The Ongoing Feud Between Long Islanders and Wild Turkeys


A conflict between the residents of Long Island and a flock of wild turkeys is developing. Despite efforts to resolve the issue, the standoff between humans and birds continues, with legal battles, public outcries, and even viral videos adding fuel to the longstanding controversy.

The roots of the feud can be traced back to 1999 when a woman released nine pet turkeys near the South Beach Psychiatric Center, kickstarting a population boom that now numbers in the hundreds. These wild turkeys, standing at 3 feet tall and capable of reaching speeds up to 25 mph, have become a common sight on Staten Island, causing both irritation and fear among the locals.

The clash between turkeys and humans has taken various forms, from traffic disruptions to aggressive behavior toward pedestrians. In 2022, a video went viral showing a resident shouting expletives at a turkey, highlighting the frustrations felt by some Staten Islanders. The situation escalated further when a resident filed a lawsuit, claiming that an encounter with the turkeys led to a shoulder injury.

Source: CBS New York/Youtube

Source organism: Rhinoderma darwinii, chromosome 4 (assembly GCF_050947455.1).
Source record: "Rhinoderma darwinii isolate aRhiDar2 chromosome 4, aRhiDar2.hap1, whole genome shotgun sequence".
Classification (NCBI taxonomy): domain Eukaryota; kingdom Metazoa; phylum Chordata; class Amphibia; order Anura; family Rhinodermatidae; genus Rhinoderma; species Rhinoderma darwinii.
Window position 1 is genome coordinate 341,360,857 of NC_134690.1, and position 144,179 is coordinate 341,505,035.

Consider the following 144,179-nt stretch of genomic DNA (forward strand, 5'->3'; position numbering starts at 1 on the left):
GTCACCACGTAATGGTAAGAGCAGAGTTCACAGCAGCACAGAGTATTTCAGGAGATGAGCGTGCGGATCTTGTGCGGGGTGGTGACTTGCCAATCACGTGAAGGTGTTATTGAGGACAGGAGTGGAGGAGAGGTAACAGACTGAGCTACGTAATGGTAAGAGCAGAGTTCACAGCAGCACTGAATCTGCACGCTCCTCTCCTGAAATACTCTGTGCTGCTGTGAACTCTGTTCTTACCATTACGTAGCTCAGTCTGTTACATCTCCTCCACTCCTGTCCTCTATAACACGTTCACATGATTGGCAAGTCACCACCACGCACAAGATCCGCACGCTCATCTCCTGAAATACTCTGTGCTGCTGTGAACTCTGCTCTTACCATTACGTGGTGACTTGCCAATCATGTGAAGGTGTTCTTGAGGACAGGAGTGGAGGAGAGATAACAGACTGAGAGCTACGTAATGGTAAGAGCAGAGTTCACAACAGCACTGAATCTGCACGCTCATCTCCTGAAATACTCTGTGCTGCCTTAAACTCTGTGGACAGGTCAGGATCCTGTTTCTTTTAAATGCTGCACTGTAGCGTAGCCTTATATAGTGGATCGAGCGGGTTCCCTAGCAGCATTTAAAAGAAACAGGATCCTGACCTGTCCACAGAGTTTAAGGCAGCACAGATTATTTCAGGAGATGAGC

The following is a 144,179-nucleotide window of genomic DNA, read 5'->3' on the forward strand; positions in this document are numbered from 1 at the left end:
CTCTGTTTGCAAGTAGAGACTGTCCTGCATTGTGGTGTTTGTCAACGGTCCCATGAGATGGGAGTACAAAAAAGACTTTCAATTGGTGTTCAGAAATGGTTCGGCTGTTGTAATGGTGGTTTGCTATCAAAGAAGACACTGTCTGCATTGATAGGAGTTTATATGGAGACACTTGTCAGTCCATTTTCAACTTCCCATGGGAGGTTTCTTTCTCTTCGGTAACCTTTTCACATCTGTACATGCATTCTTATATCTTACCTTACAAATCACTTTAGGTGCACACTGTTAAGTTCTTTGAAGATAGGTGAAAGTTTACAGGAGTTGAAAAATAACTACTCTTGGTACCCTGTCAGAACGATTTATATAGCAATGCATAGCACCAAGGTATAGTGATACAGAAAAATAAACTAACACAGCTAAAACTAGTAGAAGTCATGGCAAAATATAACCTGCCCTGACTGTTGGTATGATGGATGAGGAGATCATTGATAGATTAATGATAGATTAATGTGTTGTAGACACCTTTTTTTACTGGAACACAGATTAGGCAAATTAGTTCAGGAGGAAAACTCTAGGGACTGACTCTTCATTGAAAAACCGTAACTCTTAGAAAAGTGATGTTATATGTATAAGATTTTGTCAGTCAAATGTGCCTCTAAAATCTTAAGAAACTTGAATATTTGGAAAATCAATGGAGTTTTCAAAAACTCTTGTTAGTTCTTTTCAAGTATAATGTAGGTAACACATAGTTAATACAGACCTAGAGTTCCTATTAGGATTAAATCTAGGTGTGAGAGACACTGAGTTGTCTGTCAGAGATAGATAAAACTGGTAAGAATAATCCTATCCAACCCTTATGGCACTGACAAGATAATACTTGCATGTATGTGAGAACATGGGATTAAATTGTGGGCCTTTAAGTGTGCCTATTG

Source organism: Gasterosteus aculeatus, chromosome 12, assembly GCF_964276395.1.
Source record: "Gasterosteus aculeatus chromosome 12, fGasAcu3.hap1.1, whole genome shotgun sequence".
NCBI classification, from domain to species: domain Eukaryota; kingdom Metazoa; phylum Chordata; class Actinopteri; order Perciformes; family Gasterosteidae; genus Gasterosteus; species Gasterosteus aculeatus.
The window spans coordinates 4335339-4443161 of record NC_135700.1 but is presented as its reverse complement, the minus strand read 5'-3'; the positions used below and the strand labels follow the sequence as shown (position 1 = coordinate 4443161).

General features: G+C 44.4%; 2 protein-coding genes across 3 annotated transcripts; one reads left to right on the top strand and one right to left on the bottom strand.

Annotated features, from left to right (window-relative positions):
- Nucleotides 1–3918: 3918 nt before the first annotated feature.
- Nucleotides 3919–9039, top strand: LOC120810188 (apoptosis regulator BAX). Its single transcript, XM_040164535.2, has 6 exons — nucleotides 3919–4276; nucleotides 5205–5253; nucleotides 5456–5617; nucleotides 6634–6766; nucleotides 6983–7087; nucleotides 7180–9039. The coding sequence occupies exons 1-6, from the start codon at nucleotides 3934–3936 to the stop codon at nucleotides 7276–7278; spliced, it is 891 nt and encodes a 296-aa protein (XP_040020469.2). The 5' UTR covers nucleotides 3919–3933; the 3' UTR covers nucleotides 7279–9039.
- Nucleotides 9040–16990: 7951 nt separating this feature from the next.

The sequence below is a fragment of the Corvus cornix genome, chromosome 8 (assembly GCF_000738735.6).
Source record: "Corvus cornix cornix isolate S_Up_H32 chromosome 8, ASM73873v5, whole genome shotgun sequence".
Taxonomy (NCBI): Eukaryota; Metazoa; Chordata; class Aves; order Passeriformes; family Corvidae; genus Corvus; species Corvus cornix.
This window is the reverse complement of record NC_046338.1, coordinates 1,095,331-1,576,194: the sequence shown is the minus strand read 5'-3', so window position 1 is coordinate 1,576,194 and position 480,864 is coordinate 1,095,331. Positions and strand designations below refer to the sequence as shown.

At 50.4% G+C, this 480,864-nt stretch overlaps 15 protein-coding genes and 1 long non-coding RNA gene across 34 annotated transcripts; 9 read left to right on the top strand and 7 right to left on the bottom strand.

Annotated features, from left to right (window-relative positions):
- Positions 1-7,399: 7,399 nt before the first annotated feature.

Despite the negative encounters, some have embraced turkeys’ presence. Some flocks are known to patrol specific areas, such as the Staten Island University Hospital, where 15 turkeys were spotted near the emergency entrance during a recent visit by The Guardian. While concerns about fecal matter were raised, some residents seemed unfazed, viewing the turkeys as a quirky part of daily life.

Local government responses to the turkey issue have varied. While there have been attempts to address the problem, including capturing and relocating turkeys, the enthusiasm for removal seems to have diminished. A wildlife summit held in 2022 failed to produce concrete plans, and the current approach appears to be one of coexistence.

The New York City Parks Department and the State Department of Environmental Conservation have issued guidelines for residents on how to coexist with the turkeys. Tips include not feeding them and avoiding intimidation, as well as using loud noises to discourage confrontational behavior. Despite these efforts, some residents remain dissatisfied, citing public health hazards and near-miss accidents involving the turkeys.

This article by Trinity Sparke was first published by One Green Planet on 10 January 2024. Image Credit: Naynon/Shutterstock.

What you can do

Help to save wildlife by donating as little as $1 – It only takes a minute.



payment





Source link

Be the first to comment

Leave a Reply

Your email address will not be published.


*